The International Herald-Tribune also has a story on the Israeli situation.
Speaking of the International Herald-Tribune, they have something that looks like a review of Deathly Hallows, despite the fact that they haven’t read it yet.
Salon’s Machinist blog lists the winners and losers of the Harry Potter leak.
The Seattle Post-Intelligencer reports on Amazon’s plans and promotions for Deathly Hallows.
Bloomberg has the betting line (now closed) on deaths in Deathly Hallows.
NPR had a story about the security arrangements for Potter #7.
The Times of India notes that this will be the first time that a Braille edition of a Harry Potter book is available at the same time as the print version.
Fox News is yet another organization obsessed with Potter spoilers.
Jack Kapica, of the Globe and Mail’s Cyberia blog, is worried that the Harry Potter piracy will lead to more draconian copyright laws and the death penalty for infringers.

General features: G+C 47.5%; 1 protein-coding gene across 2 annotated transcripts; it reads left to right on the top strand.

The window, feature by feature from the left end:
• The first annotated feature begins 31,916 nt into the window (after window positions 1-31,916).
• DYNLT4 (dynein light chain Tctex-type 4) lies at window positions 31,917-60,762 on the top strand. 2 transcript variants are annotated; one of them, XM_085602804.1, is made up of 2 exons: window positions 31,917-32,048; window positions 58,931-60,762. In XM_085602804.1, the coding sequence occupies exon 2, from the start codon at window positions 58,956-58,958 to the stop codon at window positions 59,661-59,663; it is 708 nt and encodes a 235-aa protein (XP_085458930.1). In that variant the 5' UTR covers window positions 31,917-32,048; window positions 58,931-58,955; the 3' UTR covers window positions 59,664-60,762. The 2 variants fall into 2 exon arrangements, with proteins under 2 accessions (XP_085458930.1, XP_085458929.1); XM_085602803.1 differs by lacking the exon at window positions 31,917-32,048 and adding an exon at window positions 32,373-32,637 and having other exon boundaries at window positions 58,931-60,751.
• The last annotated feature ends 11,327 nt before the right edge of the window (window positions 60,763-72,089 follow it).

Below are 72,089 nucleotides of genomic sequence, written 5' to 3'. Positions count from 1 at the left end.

XPress tells you where to buy Deathly Hallows in Dubai.
The Jakarta Post profiles Listiana Srisanti, who will be translating Deathly Hallows into Indonesian.
The Milwaukee Journal Sentinel ponders the publishing world without a new Harry Potter book to look forward to.
Margery Eagan, writing in the Boston Globe, wishes Harry Potter would just go away. (And he feels exactly the same way about you, Margery.)
The Seattle Post-Intelligencer wonders if the communities of Potter-readers will continue after the series is done. (Suuuure they will. And when’s the last time you got together with your X-Files-watching group?)
The Christian Science Monitor asks a bunch of Gen Y kids to pontificate on the importance of Harry Potter, and this cultural moment in particular, to them. (Because what that generation needs is more reason to be self-obsessed.)